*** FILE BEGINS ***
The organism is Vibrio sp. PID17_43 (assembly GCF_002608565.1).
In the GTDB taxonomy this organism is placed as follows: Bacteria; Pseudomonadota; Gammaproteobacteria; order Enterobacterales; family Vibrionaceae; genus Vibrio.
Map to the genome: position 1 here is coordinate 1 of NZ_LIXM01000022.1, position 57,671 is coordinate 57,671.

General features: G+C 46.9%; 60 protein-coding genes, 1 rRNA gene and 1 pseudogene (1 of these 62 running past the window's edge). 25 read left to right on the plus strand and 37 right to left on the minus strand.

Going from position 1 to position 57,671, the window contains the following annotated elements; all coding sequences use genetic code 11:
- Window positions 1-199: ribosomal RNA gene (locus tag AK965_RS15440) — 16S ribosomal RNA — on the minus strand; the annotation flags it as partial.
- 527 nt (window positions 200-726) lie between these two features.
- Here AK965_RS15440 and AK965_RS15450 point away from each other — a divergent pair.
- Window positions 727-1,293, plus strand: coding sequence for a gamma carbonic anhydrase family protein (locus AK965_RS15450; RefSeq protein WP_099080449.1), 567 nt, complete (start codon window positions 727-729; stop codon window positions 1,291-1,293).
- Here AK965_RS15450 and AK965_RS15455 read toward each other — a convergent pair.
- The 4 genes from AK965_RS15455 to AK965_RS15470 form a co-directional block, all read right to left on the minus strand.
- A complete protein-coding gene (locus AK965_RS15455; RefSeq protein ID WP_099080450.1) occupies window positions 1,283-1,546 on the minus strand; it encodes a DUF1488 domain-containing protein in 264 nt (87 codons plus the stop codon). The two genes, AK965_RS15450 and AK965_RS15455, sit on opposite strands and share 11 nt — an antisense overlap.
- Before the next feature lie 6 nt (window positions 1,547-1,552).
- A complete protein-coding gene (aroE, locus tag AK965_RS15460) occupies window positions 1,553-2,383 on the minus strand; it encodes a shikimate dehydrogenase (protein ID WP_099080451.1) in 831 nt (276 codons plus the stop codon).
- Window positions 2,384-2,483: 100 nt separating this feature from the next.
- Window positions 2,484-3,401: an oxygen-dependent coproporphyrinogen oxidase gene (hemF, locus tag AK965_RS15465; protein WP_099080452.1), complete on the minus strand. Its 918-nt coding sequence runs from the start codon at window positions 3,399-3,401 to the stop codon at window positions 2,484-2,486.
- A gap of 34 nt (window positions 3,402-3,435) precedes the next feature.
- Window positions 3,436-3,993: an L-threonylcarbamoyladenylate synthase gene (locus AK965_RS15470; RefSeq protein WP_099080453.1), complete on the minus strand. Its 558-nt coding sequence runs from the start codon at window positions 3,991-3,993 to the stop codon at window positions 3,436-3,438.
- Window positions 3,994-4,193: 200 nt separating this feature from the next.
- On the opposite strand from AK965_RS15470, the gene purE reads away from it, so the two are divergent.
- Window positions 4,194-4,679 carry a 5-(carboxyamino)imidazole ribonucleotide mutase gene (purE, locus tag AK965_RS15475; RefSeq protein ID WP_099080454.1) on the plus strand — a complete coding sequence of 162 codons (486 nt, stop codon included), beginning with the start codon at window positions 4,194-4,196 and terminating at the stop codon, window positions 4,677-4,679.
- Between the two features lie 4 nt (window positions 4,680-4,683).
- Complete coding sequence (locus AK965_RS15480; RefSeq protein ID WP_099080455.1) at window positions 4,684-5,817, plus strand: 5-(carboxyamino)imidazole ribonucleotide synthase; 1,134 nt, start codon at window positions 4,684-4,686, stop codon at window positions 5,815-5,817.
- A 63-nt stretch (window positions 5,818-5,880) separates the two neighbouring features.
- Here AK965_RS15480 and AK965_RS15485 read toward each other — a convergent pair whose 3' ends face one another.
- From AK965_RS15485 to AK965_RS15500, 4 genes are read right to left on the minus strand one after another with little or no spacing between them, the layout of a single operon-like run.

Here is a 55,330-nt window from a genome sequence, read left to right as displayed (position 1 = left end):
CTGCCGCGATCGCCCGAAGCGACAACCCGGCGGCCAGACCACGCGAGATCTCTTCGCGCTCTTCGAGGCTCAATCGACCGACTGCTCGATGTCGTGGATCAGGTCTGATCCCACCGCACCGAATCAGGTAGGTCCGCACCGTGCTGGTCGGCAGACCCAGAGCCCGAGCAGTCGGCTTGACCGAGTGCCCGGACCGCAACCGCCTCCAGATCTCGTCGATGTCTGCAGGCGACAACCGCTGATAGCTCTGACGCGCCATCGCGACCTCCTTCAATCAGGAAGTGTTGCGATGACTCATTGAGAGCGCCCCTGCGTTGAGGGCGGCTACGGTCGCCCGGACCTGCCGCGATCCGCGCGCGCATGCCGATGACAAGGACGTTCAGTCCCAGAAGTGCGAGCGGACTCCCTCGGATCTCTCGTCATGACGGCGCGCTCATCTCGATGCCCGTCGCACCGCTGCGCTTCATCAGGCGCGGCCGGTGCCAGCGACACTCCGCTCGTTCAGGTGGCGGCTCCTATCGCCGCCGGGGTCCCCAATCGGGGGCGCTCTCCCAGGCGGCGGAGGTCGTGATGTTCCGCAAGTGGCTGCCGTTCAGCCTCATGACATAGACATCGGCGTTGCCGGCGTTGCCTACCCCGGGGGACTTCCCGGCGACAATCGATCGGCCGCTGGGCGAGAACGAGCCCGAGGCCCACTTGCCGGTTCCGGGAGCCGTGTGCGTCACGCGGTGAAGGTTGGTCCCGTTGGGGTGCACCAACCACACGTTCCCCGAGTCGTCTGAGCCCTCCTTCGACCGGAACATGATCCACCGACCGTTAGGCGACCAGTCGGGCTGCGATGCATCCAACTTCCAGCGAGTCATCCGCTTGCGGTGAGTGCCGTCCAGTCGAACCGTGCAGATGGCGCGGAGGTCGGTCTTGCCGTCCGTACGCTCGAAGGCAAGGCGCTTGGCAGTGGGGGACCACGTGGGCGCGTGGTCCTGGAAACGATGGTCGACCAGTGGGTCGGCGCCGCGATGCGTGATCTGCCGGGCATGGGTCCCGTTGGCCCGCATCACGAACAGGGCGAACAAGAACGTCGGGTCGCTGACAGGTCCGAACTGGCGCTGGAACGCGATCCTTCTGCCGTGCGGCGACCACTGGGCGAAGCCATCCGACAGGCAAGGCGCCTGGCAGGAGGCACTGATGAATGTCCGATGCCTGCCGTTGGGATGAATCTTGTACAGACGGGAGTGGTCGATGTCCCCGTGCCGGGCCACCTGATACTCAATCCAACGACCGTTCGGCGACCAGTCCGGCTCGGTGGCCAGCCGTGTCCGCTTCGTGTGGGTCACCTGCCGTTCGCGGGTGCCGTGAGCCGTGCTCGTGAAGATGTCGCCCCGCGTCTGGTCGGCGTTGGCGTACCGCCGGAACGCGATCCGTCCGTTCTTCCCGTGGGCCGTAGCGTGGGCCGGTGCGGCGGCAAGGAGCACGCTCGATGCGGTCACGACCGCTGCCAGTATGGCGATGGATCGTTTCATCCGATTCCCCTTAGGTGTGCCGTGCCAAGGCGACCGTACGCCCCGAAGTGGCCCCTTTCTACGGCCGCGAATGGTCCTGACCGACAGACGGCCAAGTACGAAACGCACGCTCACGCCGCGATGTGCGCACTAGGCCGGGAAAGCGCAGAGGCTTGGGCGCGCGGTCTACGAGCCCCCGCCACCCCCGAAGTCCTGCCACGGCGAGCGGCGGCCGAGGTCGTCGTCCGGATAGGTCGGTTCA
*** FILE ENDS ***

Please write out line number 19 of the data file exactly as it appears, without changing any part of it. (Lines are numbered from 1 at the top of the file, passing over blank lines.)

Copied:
- Window positions 3,994-4,193: 200 nt separating this feature from the next.